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Summer in the city

Samantha Brennan (Dean, College of Arts)

We in the College of Arts are hoping you are having a joyful summer. We are too. Joyful but busy. You might be wondering if everyone on campus disappears for the summer. It’s a common misconception that academic types get the summers off, but in fact, that is one of our  pet peeves–the assumption that we don’t work in the summer. Instead, it seems that people imagine that we get days at the beach, weeks at the cottage, time to garden, daydream, and visit relatives across the country or the world. University staff hear this too. “How nice it must be to get the summers off with your kids.”

Um, no. We get the same number of weeks of vacation as most people who are not on campus.

It’s true that there are fewer students here. So those who think our work is mostly tied to undergraduate students might well wonder what we do when they’re not here.

For professors, summers give us time for intensive research and writing. We often travel to conferences where we present our research or to other places to work with research collaborators. We focus on the supervision of graduate students. We plan and get ready for next year’s teaching. 

When I was a professor with young children, my mother took care of my kids over the summer and it was she who heard the most about having free time now that her daughter was “off for the summer.” While I just smiled when people said this my mother defended me, as only mothers can, with the full litany of everything that I was up too. 

What’s true for regular faculty is that the pace can be a bit different over the summer.  When I was a tenured faculty member, once my kids were older, my summer schedule allowed me to write into the night if I felt like it and take the next morning off to go run on the trails with dogs, or ride my bike with friends. I scheduled meetings with my doctoral students off campus in nearby coffee shops. I traveled to conferences in Canada and Europe, using some of my vacation time to visit with friends and family. It was still work, and there was lots of it, but during the summer it was more or less on my terms.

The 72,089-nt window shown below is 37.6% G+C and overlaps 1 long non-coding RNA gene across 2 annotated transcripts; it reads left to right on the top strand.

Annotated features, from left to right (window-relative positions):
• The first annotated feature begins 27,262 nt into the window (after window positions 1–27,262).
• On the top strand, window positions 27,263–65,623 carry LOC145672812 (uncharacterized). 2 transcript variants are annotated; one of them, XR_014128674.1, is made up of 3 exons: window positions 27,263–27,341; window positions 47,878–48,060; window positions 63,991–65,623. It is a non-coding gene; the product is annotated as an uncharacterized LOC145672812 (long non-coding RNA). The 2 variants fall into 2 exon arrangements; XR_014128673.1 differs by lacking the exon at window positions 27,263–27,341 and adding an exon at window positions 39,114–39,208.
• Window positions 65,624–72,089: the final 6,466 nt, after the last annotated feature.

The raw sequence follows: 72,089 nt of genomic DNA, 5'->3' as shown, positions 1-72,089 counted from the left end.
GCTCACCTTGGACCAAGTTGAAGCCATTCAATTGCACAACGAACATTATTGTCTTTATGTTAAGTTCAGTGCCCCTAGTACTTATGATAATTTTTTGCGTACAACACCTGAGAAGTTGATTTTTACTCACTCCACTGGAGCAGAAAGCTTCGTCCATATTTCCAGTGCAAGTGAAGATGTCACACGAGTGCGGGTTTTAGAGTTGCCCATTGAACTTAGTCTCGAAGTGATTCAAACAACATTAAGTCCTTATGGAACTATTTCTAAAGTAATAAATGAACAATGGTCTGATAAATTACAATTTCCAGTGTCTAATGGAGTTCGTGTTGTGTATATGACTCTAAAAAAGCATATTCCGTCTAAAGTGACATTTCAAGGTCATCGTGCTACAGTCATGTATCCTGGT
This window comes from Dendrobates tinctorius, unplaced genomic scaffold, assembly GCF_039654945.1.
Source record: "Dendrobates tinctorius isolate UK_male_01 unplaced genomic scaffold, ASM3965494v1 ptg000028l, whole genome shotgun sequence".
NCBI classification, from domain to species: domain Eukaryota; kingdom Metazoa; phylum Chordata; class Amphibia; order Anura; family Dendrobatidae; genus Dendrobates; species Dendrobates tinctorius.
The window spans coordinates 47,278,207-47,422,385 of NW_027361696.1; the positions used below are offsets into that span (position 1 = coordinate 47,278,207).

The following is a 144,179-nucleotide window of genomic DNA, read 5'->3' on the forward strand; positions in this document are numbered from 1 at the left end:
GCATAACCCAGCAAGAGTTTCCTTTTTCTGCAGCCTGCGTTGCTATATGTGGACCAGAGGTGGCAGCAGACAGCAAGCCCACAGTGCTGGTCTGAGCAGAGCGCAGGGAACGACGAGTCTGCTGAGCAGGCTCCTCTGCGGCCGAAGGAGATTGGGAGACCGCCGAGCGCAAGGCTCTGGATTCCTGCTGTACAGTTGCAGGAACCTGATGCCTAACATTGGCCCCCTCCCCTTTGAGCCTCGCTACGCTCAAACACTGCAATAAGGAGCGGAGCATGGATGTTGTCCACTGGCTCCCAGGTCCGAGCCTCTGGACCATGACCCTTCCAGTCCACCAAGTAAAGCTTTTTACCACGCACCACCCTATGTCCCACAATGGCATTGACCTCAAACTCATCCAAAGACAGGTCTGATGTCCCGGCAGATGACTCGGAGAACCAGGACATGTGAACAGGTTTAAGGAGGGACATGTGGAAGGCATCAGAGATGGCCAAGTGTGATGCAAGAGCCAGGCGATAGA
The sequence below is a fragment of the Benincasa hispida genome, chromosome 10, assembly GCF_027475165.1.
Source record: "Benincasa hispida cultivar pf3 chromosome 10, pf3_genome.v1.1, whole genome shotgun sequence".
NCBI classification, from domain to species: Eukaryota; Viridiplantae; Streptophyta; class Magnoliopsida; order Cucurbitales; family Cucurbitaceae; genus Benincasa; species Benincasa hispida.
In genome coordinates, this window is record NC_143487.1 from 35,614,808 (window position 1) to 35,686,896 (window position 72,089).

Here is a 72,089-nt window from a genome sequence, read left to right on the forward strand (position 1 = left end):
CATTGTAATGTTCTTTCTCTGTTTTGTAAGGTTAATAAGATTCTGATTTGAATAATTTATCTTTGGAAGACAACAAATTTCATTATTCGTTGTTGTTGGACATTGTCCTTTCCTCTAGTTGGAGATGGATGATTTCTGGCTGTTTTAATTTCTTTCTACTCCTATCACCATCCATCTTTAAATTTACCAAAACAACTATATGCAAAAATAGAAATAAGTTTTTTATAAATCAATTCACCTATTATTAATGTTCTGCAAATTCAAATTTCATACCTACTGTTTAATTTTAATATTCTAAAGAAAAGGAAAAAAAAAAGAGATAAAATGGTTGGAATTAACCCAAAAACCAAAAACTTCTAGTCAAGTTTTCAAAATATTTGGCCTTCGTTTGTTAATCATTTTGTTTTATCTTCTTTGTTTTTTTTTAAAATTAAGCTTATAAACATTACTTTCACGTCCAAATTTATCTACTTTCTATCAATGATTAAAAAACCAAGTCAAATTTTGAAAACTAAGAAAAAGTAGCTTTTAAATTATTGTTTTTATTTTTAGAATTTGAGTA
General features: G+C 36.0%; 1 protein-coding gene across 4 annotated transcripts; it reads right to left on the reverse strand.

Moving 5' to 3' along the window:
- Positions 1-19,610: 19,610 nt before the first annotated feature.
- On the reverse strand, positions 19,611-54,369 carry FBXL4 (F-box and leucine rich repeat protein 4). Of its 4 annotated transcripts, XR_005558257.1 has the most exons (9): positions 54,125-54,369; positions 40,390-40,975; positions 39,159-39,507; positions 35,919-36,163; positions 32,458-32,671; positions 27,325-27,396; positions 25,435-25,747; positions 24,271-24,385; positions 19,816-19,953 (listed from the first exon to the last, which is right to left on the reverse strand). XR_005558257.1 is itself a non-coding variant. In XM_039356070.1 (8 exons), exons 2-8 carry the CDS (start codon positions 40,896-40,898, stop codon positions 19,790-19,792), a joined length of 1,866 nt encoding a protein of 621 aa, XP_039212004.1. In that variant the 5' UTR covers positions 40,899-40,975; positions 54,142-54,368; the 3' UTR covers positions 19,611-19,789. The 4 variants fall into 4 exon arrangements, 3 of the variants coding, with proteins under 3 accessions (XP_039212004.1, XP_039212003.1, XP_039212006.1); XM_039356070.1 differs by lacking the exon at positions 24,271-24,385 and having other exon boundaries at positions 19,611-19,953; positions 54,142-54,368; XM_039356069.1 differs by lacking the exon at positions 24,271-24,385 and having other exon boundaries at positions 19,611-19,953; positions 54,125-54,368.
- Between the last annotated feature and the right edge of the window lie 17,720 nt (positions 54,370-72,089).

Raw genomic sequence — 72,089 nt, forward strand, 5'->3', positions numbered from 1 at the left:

But now I’m in the Dean’s office, as Dean, and while I love the quiet of campus during the summer months, it’s not any less busy. What is true is that during the summer we get some space and time to work on larger projects. We get a bit of a chance to breathe, take stock, and plan for the year ahead. 

For us here in the College of Arts, that means upping our social media game (see Where are they Wednesdays? and our new podcast); working on our strategic plan (launching 2019/20); planning new courses in programs in the ethics of artificial intelligence, digital humanities, arts and business, and gender and sexuality: helping new faculty with their moves to Guelph, planning out our 50th anniversary research celebration; nominating faculty for research awards and drafting grant applications; and of course, continuing work on the MacKinnon renovation project. It’s busy, but in a manner that feels good to me. We’re active and engaged and getting lots done. It helps that the sun is shining.

Here’s hoping you’re also having a productive summer with both time to relax and time to reflect.

Next week: What I did on my summer vacation. (Hint: There will be icebergs.)

Orange flowers
Photo by Lee 琴 on Unsplash